Title

Fungal Contributions to Carbon Flow and Nutrient Cycling During Decomposition of Standing Typha domingensis Leaves In a Subtropical Freshwater Marsh

Document Type

Article

Publication Date

10-1-2015

Department

Biological Sciences

Abstract

  1. Despite the well‐known occurrence of ‘standing‐dead’ emergent plant litter in freshwater marshes, the role of fungi in its decomposition is poorly known. Here, we quantified the growth and biomass dynamics of fungi associated with standing‐dead Typha domingensis leaves, estimated the contribution of fungi to carbon flow during decomposition and assessed their contribution to nutrient (nitrogen and phosphorus) cycling.
  2. In a subtropical freshwater marsh, standing leaves of T. domingensis were sampled in August while living (green) and then monthly during leaf senescence and standing‐dead decomposition for 1 year. Leaf samples were analysed for mass loss, fungal biomass (ergosterol), rates of fungal production (14C‐acetate incorporation) and microbial respiration (CO2 evolution), and for litter chitin (glucosamine), carbon, N and P concentrations.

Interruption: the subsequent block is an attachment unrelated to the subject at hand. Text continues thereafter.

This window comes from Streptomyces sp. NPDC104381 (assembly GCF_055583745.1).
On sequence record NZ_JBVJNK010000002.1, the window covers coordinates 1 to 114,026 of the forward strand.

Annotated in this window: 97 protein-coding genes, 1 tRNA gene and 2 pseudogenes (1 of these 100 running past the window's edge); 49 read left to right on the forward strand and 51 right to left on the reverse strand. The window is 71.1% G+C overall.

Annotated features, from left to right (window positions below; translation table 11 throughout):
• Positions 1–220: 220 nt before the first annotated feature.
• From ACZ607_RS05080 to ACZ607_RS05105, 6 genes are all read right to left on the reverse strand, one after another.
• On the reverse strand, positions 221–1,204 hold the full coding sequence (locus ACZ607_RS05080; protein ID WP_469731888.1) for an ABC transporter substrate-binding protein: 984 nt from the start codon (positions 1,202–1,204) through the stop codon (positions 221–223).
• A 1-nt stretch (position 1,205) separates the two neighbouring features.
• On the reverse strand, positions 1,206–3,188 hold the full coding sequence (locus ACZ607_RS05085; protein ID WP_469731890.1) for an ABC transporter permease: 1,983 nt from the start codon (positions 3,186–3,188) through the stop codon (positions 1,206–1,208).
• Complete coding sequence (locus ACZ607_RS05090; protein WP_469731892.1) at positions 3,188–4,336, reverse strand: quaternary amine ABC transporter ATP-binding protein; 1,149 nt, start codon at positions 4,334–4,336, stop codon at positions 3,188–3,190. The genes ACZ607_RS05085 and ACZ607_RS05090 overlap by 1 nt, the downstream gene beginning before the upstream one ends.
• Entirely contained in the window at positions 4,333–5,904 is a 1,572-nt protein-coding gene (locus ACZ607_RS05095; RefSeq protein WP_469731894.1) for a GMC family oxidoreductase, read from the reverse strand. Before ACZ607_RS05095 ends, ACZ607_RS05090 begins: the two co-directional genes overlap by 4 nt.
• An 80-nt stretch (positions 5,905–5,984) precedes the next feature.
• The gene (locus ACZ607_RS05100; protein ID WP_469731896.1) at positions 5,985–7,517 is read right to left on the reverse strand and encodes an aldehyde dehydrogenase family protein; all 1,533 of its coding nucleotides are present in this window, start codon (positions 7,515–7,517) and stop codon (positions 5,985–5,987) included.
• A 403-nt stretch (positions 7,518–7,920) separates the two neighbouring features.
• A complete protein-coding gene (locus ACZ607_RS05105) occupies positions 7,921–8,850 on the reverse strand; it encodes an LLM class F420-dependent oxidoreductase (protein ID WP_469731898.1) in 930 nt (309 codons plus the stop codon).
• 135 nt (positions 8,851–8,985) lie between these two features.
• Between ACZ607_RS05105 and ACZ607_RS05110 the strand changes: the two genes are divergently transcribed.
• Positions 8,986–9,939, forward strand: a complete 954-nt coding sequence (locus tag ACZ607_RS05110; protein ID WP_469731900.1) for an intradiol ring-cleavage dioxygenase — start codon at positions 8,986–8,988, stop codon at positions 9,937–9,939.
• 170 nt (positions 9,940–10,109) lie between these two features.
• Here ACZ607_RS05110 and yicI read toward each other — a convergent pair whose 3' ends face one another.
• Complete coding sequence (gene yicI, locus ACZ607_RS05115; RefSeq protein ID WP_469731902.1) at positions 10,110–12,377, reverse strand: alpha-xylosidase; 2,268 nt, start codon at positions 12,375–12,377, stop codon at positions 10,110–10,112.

3. Losses in T. domingensis leaf carbon (37%) occurred during senescence and standing decomposition. During this time, increases in ergosterol and chitin concentrations were observed in the standing litter, indicating the rapid colonisation of decaying Typha leaves by fungi. Estimated fungal biomass (from ergosterol) reached a maximum of 37 mg C g−1 detrital C.
  4. Over the entire study period, estimated cumulative fungal production in standing Typha litter was 39 mg C g−1 initial detrital C, indicating that 11% of leaf C was converted to fungal C. The corresponding estimate of cumulative microbial respiration was 136 mg C g−1 initial detrital C, indicating that 37% of Typha leaf litter C was mineralised by microorganisms (bacteria and fungi) during decomposition. Fungi also immobilised up to c.27% and c.55% of the total detrital N and P, respectively.
  5. Fungi play an important role in the cycling of C and nutrients in freshwater marshes, and this should be integrated into current models that describe major biogeochemical pathways.

Publication Title

Freshwater Biology

Volume

60

Issue

10

First Page

2100

Last Page

2112

Find in your library

Share

 
COinS